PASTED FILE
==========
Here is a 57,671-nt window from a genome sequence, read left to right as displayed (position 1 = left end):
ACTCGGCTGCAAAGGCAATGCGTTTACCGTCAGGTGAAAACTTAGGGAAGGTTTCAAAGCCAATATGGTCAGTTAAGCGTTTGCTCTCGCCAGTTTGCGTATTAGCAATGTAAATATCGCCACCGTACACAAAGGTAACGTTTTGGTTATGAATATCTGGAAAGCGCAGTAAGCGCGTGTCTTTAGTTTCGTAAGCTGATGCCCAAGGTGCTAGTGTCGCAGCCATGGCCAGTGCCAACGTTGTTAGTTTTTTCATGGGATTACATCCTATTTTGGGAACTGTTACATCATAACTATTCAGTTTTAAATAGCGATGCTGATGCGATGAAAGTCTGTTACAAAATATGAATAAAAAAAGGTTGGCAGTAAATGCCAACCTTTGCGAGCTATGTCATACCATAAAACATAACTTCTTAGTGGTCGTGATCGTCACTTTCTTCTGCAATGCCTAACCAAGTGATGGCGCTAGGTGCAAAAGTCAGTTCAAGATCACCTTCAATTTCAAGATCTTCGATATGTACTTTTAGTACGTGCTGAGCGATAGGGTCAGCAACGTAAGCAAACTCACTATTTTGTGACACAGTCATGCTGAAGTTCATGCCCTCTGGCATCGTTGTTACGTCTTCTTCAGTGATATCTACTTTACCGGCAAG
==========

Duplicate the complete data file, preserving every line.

Here is a 57,671-nt window from a genome sequence, read left to right as displayed (position 1 = left end):
ACTCGGCTGCAAAGGCAATGCGTTTACCGTCAGGTGAAAACTTAGGGAAGGTTTCAAAGCCAATATGGTCAGTTAAGCGTTTGCTCTCGCCAGTTTGCGTATTAGCAATGTAAATATCGCCACCGTACACAAAGGTAACGTTTTGGTTATGAATATCTGGAAAGCGCAGTAAGCGCGTGTCTTTAGTTTCGTAAGCTGATGCCCAAGGTGCTAGTGTCGCAGCCATGGCCAGTGCCAACGTTGTTAGTTTTTTCATGGGATTACATCCTATTTTGGGAACTGTTACATCATAACTATTCAGTTTTAAATAGCGATGCTGATGCGATGAAAGTCTGTTACAAAATATGAATAAAAAAAGGTTGGCAGTAAATGCCAACCTTTGCGAGCTATGTCATACCATAAAACATAACTTCTTAGTGGTCGTGATCGTCACTTTCTTCTGCAATGCCTAACCAAGTGATGGCGCTAGGTGCAAAAGTCAGTTCAAGATCACCTTCAATTTCAAGATCTTCGATATGTACTTTTAGTACGTGCTGAGCGATAGGGTCAGCAACGTAAGCAAACTCACTATTTTGTGACACAGTCATGCTGAAGTTCATGCCCTCTGGCATCGTTGTTACGTCTTCTTCAGTGATATCTACTTTACCGGCAAG